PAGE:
Finding True North
Every once in a while, there comes along a news story which makes absolutely no difference about anything but some how can’t be erased from the public spot light. The alleged North Korean hacking of Sony Pictures is just such an example.
Sony Pictures has produced a movie with a plot involving a CIA planned assassination of North Korean President Kim Jong-Un. Why anyone would write such a script? And make it a fictional comedy? for
The real life story involves North Korean agents hacking into the Sony Pictures’ computers and up loading movies and emails. This is theft. Subsequently, this pirated material was released to private sources who intern up loaded it to publicly available sites.
But it didn’t stop there.
In quick pursuit, all the major print and electronic news agencies published from this treasure trove of gossip as juicy material as they could find. And like all good news persons, these major media outlets contacted the individuals involved seeking quotes. Hmmm.
After a few days when the great revelations had given way to more minor and petty ones, a new set of voices stepped forward. “How can the media print stolen material?” Was this going to be a battle between the 1st and 4th Amendments? Where were the major outlets standards?
The Pentagon Papers were in essence “stolen material”, yet most observers would justify the publishing of them pointing to Government misdeeds. The Sony Pictures’ materials, however, do not rise to that standard of national security… or do they?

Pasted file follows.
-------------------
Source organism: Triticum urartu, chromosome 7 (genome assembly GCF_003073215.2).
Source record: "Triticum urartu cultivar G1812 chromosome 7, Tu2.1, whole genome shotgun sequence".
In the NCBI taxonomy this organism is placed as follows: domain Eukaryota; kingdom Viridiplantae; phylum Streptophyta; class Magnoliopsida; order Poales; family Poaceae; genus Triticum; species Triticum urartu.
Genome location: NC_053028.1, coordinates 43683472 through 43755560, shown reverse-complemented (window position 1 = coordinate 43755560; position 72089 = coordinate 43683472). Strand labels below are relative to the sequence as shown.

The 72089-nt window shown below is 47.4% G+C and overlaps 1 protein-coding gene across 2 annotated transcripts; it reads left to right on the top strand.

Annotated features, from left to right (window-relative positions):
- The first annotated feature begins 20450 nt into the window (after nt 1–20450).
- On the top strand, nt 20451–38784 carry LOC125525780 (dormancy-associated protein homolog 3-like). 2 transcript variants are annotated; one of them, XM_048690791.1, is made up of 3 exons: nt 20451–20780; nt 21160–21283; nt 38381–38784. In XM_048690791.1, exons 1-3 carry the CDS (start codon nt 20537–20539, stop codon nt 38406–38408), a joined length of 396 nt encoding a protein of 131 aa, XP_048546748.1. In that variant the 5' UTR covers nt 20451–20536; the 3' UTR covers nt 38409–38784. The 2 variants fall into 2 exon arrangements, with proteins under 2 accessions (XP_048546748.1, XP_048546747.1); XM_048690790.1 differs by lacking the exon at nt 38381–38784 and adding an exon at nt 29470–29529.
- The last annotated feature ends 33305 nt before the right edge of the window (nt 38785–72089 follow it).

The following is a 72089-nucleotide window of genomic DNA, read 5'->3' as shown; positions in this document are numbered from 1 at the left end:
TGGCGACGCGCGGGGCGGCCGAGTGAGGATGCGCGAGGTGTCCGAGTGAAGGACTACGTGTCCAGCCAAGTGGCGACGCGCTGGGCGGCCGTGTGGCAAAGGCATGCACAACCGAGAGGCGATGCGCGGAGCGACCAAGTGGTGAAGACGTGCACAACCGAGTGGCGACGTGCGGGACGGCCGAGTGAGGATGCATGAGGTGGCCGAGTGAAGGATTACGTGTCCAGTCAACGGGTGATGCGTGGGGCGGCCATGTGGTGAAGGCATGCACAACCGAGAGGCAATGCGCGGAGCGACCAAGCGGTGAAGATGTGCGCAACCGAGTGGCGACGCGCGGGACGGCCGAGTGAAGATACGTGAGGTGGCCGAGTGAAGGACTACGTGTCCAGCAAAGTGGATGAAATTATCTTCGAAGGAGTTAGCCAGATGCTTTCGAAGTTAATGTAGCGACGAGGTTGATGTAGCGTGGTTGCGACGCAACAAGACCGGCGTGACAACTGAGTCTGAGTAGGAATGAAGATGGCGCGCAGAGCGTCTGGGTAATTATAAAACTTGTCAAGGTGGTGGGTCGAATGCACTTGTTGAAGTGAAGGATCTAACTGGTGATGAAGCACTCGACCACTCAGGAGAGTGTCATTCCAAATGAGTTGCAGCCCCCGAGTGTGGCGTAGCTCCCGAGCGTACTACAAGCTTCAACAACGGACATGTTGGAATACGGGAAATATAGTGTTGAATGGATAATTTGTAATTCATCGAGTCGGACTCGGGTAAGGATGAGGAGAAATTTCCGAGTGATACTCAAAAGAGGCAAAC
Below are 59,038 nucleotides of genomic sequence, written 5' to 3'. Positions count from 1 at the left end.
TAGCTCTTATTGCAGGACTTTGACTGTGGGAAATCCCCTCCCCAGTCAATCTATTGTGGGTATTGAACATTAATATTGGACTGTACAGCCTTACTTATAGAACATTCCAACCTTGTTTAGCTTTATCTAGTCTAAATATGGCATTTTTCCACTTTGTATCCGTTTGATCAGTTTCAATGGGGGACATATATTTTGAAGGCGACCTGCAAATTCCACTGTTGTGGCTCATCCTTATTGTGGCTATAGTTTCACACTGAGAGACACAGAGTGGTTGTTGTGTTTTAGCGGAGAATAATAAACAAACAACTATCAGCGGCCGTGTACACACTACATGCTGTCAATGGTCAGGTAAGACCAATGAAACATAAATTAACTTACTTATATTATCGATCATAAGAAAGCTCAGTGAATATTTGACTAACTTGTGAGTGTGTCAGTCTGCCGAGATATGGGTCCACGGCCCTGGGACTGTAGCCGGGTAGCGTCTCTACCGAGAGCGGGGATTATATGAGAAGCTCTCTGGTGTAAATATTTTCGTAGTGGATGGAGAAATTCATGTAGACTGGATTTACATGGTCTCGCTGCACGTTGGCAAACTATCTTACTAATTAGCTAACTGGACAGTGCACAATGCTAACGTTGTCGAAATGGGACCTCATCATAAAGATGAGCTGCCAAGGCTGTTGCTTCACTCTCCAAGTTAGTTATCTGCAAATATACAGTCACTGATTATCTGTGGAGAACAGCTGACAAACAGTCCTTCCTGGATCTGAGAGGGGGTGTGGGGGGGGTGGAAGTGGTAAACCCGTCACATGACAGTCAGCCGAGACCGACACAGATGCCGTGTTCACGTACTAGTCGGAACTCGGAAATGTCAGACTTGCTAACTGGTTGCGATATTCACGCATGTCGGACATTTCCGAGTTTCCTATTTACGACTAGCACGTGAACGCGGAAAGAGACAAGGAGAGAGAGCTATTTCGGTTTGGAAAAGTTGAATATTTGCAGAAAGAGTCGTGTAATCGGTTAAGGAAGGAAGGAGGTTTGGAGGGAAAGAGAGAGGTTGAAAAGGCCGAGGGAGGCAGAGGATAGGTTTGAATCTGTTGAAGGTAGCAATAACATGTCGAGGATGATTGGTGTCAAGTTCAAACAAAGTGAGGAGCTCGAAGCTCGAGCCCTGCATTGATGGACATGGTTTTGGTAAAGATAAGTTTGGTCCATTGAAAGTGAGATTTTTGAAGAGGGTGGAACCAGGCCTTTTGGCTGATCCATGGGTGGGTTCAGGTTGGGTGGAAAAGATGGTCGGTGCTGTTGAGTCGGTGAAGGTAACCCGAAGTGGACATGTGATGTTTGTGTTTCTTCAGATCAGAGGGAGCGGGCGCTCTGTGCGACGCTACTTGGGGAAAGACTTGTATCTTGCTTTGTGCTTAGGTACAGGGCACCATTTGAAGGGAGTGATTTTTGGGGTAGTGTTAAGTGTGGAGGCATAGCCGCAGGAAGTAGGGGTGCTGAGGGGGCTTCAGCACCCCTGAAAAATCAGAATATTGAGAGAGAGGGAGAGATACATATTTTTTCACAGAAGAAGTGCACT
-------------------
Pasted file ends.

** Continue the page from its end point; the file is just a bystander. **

In this age of competition between old media and new digital media, the main stream printed or televised media appears afraid of its own shadow. Old media has to move so much faster than in the past in order not to get scooped. In this new speed, old media appears to have lowered its thinking standards.
The type of “news” exposed by these pirated up loads has in the past been found in the checkout aisles of grocery stores, not on the front pages of the Washington Post or New York Times.
Ironically, the real news story has yet to be printed.
Who broke into Sony Pictures electronic files? How did they break in and take this data without tipping off Sony? How could the thieves pass this information onto others without leaving a clear trace leading to their door steps? How much broader could these techniques be applied and what other personal or public data could be made public without permission? (Remember Bradley Manning and Wikileaks?)
I would have expected better from the likes of NBC, CBS, ABC, and Fox (well maybe not Fox). I wonder whether these media giants still test their news producers about whether they can find “true north”?